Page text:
Friday, May 11, 2007

Confessions of a Bookaholic

This is for Maddie, Ella and Sam.

Dear Sweeties,

This is the story of how Nonnie became a bookaholic:

There were no books in our home (except a Bible) when I was a toddler.
Poverty precluded books. I do remember our getting a box of hand-me-downs from a friend of my Granny Tucker (your great-great grandmother). In that box was a book about bears through the seasons. I do not remember its title, but I treasured it until it fell apart.

When I began school, there was no school library in my elementary school in Hamlin. I do not remember being read to by any teacher. There was an occasion I remember when a first grader came and read to our third grade class. His name was Ted Wright, and he was obviously very gifted. He skipped several grades, and we graduated from high school together. My fifth-grade teacher, Mrs. Smith, had a few books in her classroom--most were old readers and other cast-offs. We could read them in the classroom, but were not allowed to take them home. Mrs. Griggs, my sixth-grade art teacher once took a trip to New Orleans. When she came home, her mouth was full of tales about beignets, thick coffee and Oysters Rockefeller. She read us Frances Parkinson Keyes' Dinner at Antoines. I can't imagine a sixth grade class listening to it today, but it was a very special time for a book-starved student like me.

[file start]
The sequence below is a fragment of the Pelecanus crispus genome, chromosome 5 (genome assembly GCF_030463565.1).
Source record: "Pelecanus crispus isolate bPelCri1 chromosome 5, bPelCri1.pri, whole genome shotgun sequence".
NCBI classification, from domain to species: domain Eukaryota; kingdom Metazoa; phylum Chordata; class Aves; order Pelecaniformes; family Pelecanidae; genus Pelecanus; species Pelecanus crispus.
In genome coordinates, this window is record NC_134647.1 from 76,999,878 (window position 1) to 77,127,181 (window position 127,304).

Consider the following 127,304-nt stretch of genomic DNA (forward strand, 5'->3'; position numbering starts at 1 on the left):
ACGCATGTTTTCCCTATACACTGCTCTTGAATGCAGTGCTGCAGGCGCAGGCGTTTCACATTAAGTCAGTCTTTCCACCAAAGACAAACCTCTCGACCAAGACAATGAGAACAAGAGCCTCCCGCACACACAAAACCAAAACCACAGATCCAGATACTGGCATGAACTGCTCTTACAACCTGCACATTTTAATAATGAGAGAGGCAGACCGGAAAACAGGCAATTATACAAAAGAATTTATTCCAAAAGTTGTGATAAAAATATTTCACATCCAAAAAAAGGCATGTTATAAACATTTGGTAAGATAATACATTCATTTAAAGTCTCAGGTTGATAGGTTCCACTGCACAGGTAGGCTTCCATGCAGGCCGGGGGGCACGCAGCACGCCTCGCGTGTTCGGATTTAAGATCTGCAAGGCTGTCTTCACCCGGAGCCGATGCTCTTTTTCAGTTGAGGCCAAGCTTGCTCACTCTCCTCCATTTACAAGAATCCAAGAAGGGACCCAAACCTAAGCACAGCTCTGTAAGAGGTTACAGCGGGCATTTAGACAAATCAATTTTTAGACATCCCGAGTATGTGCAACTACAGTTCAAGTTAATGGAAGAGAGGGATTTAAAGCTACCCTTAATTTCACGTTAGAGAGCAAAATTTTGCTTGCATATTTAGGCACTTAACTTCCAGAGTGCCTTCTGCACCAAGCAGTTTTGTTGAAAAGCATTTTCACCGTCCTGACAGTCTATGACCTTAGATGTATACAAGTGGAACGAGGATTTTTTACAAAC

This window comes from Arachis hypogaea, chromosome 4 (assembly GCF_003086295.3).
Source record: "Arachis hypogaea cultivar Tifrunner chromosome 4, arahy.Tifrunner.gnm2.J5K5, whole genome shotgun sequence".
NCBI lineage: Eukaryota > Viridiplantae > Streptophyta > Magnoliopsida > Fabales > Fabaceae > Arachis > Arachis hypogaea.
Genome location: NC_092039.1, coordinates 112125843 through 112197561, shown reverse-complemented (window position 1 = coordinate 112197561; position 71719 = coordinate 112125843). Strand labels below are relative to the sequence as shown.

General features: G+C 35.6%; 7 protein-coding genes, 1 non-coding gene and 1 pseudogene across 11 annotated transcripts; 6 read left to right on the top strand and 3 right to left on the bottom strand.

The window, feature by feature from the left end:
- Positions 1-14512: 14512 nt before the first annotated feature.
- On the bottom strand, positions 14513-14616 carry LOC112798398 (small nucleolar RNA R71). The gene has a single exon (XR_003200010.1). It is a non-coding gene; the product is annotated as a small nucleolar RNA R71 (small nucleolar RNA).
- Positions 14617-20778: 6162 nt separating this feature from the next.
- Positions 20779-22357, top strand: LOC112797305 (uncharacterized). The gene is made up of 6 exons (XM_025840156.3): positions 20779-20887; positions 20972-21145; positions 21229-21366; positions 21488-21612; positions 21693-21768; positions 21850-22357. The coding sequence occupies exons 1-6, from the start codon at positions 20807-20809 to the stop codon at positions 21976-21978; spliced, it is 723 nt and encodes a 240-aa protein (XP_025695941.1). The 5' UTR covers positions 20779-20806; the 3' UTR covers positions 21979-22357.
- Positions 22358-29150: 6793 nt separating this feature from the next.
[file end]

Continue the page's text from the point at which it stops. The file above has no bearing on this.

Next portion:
In the days between elementary and middle school, my brothers and I would save our pennies and go to town to buy comic books for 25 cents each. My favorites were the Classic Illustrated comics which took a classic book like Treasure Island and illustrated the story with comics.
Superman, Wonder Woman, and Archie and Veronica were favorites too.
After we had accumulated several comic books, we could take them to town and trade them by giving 2 used books for 1 free used book.

My mom loved reading, and when she got a few pennies ahead, she would buy magazines like Redbook and Ladies' Home Journal. That was before Redbook became so salacious. Redbook always had a novel
in each issue, and I remember reading that avidly. Our town had no public library, so that was really my only link to fictional reading.

Chapter 2 tomorrow.

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